Will you please “cut to the chase”?

Growing up, I loved to watch CHiPs. It was the same show week after week, but I watched each one. Probably because when the story started to drag, they would cut to a car chase.

Our last two blogs explored focusing on your customer’s story. This principle is so important that it is hard to overstate it, but there is another place where stories play a critical role in our work. Meetings and Presentations.

I have delivered over a thousand stage presentations in my career. 

When you speak that much, you feel when an audience is losing interest. They are looking at their phones. They are fidgeting in their chairs. They are counting the lights in the ceiling. 

You also get a feel for what captures their attention. It’s not facts. It’s not figures. It’s not yelling and screaming. It’s telling a story.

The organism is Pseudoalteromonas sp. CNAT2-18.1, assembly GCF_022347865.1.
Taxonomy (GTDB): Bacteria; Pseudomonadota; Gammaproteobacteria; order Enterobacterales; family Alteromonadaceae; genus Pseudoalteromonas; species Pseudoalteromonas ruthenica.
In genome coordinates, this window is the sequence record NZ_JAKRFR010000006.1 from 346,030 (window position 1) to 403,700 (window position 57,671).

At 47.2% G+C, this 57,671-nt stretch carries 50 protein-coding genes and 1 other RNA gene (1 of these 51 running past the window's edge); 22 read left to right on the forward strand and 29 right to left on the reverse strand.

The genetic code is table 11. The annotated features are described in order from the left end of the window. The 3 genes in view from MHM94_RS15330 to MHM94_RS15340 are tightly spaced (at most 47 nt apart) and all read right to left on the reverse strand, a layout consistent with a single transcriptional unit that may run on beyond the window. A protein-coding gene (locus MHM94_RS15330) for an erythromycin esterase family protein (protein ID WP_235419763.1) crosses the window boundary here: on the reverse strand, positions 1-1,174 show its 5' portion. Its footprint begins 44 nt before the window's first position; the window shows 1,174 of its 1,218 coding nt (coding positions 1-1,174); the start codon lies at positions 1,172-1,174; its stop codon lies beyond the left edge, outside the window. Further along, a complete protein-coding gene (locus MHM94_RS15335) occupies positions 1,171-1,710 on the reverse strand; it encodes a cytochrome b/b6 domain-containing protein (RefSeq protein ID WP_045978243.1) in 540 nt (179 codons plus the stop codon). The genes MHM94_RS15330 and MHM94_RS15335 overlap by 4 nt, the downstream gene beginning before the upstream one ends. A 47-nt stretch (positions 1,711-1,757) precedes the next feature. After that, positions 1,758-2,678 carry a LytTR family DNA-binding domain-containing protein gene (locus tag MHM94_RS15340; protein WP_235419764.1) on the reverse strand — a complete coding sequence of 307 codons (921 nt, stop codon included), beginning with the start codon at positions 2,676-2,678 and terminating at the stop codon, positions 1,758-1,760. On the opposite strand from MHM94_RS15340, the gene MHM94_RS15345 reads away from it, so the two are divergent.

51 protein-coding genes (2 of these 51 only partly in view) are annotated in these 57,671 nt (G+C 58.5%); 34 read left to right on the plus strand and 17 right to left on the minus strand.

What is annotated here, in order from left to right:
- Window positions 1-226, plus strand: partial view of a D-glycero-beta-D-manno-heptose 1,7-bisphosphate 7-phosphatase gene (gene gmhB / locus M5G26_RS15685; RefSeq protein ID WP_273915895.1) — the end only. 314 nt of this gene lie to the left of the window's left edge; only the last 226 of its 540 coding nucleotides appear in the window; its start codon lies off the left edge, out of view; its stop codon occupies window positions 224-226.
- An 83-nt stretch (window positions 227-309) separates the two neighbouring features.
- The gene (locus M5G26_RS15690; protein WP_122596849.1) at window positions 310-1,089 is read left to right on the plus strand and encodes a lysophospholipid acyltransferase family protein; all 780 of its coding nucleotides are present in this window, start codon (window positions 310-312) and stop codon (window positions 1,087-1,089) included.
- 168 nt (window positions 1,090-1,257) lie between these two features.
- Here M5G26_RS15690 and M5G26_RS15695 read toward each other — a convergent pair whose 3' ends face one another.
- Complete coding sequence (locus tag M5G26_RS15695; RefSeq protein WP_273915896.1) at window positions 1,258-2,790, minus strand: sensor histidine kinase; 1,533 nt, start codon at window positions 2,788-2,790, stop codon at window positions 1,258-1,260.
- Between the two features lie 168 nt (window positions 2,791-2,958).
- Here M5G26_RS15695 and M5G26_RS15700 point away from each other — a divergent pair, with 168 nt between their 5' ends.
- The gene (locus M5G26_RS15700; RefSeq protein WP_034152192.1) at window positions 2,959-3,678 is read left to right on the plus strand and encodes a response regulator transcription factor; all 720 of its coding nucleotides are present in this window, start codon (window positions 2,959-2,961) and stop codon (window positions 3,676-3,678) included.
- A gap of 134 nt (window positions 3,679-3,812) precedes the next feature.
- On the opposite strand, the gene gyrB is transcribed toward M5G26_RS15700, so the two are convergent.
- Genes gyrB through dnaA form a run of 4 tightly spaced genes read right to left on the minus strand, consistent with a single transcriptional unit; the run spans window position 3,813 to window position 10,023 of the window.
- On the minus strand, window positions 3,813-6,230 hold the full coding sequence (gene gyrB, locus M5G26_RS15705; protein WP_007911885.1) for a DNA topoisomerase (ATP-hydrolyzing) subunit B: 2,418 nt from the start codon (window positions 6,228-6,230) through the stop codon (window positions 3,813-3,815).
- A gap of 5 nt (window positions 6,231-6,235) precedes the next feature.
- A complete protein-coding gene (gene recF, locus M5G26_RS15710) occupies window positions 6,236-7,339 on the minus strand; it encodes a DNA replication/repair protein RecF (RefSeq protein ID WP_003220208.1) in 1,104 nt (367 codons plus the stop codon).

We are wired to resonate with stories. If you are sitting around a campfire, you tell stories, not facts. 

The next time you are preparing for a meeting or presentation, and you feel that it’s going to be boring, ask yourself:

  • Is there a story that says this better than figures?
  • Am I taking too long to say this? (Do I need to “cut to the chase”?)
  • After my story, do I have a summary sentence that ties it to the facts and figures?

Answering these questions can add life to your meetings and your presentations!

Thanks for being a leader worth following, 

Brian Rutherford
Director of Content & Product Strategy


Brian Rutherford

Brian Rutherford is Director of Content and Product Strategy for Leadercast. Brian has been telling stories professionally for twenty-five years. Stories that inspire people to see themselves and the world differently. Stories that challenge people to take meaningful action in the world.

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